The great apostle was a Jew of the tribe of Benjamin.  He surpassed all his peers in zeal for the Jewish law and their traditions, which he thought to be the cause of God, became one of the most fierce enemies and persecutors of Christians. He was one of the conspirators in the martyrdom of St. Stephan.After the martyrdom of the holy deacon, the priests and magistrates of the Jews raised a violent persecution against the church at Jerusalem, in which Saul placed himself above the others.In the fury of his zeal, he appealed to the high priest and Sanhedrim for a commission to take up all Jews at Damascus who confessed Jesus Christ, and bring them bound to Jerusalem, that they might serve as public examples to incite terror into others.But God was pleased to show forth in Saul his patience and mercy: Saul was almost at the end of his journey to Damascus, when, around noon, he and his company were surrounded by a great light from heaven and, fell to the ground. Then Saul heard a voice, which to him was articulate and distinct, but not understood by the rest :"Saul, Saul, why dost thou persecute me? Christ said not: Why dost thou persecute my disciples, but me: for it is he, their head, who is chiefly persecuted in his servants." Saul answered: "Who art thou, Lord?" Christ said: "Jesus of Nazareth, whom thou persecute. It is hard for thee to kick against the goad: - to contend with one so much mightier than thyself."There was a Christian of distinction in Damascus, Ananius, greatly respected by the Jews for his irreproachable life and great virtue. Christ appeared to this holy disciple, and commanded him to go to Saul, who was at that moment in the house of Judas at prayer. Ananias trembled at the name of Saul, being familiar with the misdeeds he had done in Jerusalem and the errand for which he set out to Damascus. But our Redeemer overruled his fears, and charged him a second time to go, saying: "Go, for he is a vessel of election to carry my name before Gentiles and kings, and the children of Israel: and I will show him how much he has to suffer for my name. For tribulation is the test and portion of all the true servants of Christ."Thus a blasphemer and a persecutor was made an apostle, and chosen to be one of the principal instruments of God in the conversion of the world.St. Paul never recalled his wonderful conversion, from which have poured forth may blessings, without raptures of gratitude and praise to the Divine and His mercy. The Church, in thanksgiving to God for such a miracle of his grace, to commemorate so miraculous an instance of his almighty power and to propose to penitents a perfect model of a true conversion, has instituted this feast, which we find mentioned in several calendars and missals of the eighth and ninth centuries, and which Pope Innocent III commanded to be observed with great solemnity.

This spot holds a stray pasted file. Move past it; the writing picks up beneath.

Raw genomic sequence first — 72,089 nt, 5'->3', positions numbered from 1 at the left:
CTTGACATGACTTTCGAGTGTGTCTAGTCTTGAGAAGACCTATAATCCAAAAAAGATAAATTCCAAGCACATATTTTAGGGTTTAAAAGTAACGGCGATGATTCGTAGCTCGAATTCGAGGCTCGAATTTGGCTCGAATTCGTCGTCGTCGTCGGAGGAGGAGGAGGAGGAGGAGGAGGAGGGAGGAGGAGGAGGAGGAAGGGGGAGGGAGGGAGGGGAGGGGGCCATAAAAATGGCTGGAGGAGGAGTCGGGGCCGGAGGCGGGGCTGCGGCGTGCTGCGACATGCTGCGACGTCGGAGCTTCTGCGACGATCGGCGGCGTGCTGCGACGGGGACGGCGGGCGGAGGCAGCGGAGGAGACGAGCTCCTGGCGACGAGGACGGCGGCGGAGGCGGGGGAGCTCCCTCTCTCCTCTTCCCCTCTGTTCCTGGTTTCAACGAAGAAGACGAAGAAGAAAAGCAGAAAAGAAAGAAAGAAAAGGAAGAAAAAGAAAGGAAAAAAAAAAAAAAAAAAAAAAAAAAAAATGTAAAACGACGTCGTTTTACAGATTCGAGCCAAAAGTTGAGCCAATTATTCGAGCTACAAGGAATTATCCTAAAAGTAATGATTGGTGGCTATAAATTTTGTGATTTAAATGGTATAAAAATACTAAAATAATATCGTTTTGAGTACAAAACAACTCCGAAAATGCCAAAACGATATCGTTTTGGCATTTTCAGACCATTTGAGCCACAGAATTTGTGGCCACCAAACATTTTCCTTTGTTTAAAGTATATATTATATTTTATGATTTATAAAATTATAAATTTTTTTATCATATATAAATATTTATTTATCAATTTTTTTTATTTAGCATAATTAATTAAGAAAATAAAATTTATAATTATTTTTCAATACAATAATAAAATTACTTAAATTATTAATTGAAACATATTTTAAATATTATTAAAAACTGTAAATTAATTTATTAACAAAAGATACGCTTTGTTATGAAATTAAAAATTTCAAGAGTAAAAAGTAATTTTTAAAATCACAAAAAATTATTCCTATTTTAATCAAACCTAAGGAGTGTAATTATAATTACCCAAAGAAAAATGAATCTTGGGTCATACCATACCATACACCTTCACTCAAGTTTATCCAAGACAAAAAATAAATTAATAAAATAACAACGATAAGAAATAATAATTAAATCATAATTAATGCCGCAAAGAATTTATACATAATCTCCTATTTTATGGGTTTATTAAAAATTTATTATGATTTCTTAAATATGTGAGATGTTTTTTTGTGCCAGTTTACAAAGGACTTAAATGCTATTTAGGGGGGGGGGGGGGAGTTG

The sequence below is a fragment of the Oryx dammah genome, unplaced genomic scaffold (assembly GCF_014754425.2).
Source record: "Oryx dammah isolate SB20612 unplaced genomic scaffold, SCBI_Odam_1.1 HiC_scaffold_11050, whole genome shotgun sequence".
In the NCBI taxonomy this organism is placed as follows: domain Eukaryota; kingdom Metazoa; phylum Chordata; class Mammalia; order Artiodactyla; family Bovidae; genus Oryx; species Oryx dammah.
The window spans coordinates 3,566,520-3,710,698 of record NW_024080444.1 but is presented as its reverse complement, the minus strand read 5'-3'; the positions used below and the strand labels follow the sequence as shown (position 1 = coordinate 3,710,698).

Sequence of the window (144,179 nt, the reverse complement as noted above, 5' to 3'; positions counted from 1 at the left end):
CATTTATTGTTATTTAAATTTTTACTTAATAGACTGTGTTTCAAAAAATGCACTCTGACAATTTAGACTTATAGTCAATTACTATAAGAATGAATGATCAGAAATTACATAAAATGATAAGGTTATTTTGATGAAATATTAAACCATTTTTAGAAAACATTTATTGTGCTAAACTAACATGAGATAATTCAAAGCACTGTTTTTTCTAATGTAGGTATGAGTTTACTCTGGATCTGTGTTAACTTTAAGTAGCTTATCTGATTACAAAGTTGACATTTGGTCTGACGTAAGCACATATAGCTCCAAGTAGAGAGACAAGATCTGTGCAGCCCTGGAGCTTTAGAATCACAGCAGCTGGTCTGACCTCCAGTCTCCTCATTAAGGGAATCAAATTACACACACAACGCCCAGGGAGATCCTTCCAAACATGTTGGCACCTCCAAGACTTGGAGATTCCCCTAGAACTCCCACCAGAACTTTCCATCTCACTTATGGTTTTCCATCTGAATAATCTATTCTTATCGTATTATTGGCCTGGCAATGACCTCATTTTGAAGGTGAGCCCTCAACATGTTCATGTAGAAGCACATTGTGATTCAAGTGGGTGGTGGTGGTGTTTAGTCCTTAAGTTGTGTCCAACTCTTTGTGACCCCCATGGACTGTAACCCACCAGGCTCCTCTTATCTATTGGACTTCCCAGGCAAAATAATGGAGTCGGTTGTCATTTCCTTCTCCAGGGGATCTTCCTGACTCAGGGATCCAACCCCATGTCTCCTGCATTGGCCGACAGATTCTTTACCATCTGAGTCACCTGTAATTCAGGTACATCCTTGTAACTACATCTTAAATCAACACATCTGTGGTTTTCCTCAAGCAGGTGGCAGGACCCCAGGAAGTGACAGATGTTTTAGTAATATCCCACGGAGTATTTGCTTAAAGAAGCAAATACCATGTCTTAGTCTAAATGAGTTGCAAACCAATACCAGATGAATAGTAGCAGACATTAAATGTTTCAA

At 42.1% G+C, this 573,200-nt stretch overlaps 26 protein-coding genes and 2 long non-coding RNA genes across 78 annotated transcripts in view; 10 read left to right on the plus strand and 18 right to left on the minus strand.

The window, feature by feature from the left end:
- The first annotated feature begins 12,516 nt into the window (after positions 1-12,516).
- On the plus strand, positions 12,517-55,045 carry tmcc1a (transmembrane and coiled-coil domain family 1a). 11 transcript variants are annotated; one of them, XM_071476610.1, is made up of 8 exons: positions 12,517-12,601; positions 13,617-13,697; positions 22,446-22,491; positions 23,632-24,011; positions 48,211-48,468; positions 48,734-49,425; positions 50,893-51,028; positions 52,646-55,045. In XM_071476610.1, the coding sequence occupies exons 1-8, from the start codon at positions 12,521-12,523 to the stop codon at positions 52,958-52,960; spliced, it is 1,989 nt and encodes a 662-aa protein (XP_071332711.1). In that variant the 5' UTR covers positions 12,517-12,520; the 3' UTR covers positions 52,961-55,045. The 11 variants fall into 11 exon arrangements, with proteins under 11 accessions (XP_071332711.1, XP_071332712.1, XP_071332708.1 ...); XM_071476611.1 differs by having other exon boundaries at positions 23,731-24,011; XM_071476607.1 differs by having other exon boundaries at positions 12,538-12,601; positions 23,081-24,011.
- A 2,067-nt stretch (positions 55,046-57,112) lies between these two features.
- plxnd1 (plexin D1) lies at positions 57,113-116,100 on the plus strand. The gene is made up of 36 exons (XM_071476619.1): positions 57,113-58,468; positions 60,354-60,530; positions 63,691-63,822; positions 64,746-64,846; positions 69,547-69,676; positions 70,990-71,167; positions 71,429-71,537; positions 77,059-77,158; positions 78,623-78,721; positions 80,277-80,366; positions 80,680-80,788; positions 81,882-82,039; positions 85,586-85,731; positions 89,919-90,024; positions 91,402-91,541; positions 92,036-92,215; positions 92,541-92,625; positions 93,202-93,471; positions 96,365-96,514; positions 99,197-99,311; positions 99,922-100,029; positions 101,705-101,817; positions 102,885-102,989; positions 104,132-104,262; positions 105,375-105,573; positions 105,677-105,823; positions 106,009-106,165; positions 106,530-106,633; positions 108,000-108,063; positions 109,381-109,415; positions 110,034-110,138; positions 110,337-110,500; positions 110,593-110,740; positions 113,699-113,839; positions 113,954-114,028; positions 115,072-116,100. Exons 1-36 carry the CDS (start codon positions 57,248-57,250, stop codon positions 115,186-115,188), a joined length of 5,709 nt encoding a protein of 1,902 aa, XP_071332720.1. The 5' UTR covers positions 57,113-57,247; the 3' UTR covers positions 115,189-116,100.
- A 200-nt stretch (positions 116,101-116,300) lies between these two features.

What Must I Do?

Some of us may need to let go of money to follow Jesus, but for others, grandiose views of self, unfair expectations, and trivial worries do far more damage to a life of discipleship than anything else. Some of us need to let go of possessions, but others have too strong a grip on safety nets, past traumas, or petty grudges to be free enough to follow Jesus. Truly, nothing is too small or too insignificant. Anything that prevents us from following Jesus with our whole heart, anything that holds us back, is a stumbling block to Christian discipleship as deadly as sin. If we refuse to let go of whatever it is, we run the risk of ending up just like the rich young man: sad and far from Jesus.

—from the book Let Go: Seven Stumbling Blocks to Christian Discipleship by Casey Cole, OFM